Deng Adut: Child Soldier to Lawyer

by Duke Magazine
Deng Thiak Adut 

Deng Thiak Adut was at a very tender age of 6 when he got snatched from his mother to forcefully fight in a civil war that went down with about two million lives between 1983 and 2005. Born in 1983 in Malek, a fishing village on the banks of the Nile in today South Sudan, Adut fought for Sudan People’s Liberation Army (SPLA) in a war that ended up splitting his country.

Being a child soldier, Adut was trained to use an AK-47 at such a young age while being drilled hectic military training.

I had my first AK-47 when I was 9, and it was a beautiful piece of equipment at the time for a child. It was just like a toy. I was a child soldier, and I was expected to kill or be killed,” Adut reminisced 

The war took out his friends, he sustained different injuries with bullet wounds and shrapnel wounds from explosives. Adut and his colleague soldiers weren’t spared from contracting diseases like cholera, measles and chickenpox. Perhaps, his escape route was aimed towards returning back to the army.

“That’s how brainwashed I was. You don’t want to escape you just want to go back,” Adut said.

There was an upturn for him when his brother, John, visited him and was able to persuade Adut to leave the army.

“He told me: ‘if you leave with me, you’re going to go to school, study. You could be somebody.’… I thought: Ok, fair enough.”

Adut was able to escape from the army camp at night by hiding inside a corn sack behind a truck. Fortunately, the brothers were able to beat through all  checkpoints out of Sudan and across the border into Kenya. At the refugee camp, the duo got acquainted with an Australian family who in 1998 aided their relocation to Australia, as reported by Global Citizen.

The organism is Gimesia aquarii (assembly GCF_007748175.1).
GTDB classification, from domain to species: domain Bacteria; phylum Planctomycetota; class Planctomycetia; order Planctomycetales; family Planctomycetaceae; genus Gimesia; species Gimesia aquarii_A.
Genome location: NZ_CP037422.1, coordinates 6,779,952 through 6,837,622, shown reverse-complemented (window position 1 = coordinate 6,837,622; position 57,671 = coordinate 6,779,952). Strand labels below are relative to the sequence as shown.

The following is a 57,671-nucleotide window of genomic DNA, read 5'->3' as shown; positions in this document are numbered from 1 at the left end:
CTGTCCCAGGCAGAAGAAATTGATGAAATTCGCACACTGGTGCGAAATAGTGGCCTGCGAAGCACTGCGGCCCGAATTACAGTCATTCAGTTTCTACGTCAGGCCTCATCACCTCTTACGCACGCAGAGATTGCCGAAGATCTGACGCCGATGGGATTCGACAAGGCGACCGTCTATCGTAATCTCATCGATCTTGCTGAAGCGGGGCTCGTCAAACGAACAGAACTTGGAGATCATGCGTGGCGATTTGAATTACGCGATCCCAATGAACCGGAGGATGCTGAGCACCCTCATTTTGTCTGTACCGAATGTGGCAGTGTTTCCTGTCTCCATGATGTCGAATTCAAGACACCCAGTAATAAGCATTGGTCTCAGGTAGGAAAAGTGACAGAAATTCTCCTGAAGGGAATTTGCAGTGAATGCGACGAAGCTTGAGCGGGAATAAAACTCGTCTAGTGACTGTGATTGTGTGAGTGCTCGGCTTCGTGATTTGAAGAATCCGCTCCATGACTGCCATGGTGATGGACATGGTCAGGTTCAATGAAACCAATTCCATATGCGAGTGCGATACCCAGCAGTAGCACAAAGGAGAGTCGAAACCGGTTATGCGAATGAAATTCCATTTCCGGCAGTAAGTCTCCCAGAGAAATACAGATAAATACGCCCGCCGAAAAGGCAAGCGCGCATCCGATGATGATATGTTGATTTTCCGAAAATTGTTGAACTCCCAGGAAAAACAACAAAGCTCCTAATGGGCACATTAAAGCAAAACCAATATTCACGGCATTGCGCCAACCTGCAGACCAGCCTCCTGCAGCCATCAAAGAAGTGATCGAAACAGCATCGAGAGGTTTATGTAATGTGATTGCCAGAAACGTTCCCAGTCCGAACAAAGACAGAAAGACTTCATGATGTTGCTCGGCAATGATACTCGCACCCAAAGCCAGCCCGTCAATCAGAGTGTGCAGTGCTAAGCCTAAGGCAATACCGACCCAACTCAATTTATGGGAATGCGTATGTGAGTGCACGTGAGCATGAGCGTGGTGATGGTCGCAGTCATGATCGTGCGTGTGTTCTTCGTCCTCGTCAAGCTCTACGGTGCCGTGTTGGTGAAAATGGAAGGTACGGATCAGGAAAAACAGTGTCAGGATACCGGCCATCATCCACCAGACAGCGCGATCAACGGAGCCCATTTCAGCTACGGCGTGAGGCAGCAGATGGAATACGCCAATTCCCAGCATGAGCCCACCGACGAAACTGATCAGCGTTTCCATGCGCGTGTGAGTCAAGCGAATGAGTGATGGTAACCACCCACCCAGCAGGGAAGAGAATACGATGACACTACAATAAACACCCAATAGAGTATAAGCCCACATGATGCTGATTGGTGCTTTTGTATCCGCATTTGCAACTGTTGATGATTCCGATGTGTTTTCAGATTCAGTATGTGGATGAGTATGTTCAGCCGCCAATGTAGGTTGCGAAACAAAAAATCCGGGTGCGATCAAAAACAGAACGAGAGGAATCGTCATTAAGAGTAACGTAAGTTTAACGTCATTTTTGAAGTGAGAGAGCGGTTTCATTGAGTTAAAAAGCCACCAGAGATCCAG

Adut got to Australia at age 15. He apparently could not read and write and not a word in English Language he could, but the young boy then is determinedly ready to start a new and fresh life again.

“After the long journey to Australia, I laid my body down on the first real bed I’d ever seen, under my first duvet, and I slept in a country at peace,” he recalls in his book ‘Songs of a War Boy’.

With a keen determination and diligence, Adut learned English Language and finished his HSC at TAFE before proceeding to win a scholarship to Western Sydney University to study Law in 2005. While studying, Adut was able complement his sustenance by taking up menial jobs at service stations, factories, and supermarkets.

A clip forward, the 37-year-old Adut is now a successful lawyer in Sydney, helping refugees find asylum in Australia. With his devotion towards doing much of his work pro bono for Sydney’s Sudanese community, he once expressed his dissatisfaction to how Australian authorities raise eye brows against those seeking for asylum in the country.

“Not a cent should be spent on locking up these people,” he was quoted by SNS in 2017. “That’s not how we are supposed to spend taxpayers’ money. It should be spent in schools, hospitals, [given] to police officers, to nurses who need the money.” 

In honor of his brother’s memory who was killed in South Sudan in 2014, Adut founded the John Mac Foundation which has been able to award scholarships to students from non-English speaking backgrounds.

Living as a community leader in Blacktown, Adut was named the 2017 New South Wales Australian of the Year. Winning the award of recognition, he hopes that others would get the same opportunities he received to enable them “contribute something positive” in Australia despite the challenges.

In 2015, his alma mater, Western Sydney University,went on to post a video narrating his story and which went viral.

“I put the video up as a form of telling everyone that no matter how many journeys, how many problems, how many obstacles you have in your way, you have to acknowledge that your disadvantage is not entirely your disadvantage,” Adut told 702 ABC Sydney.

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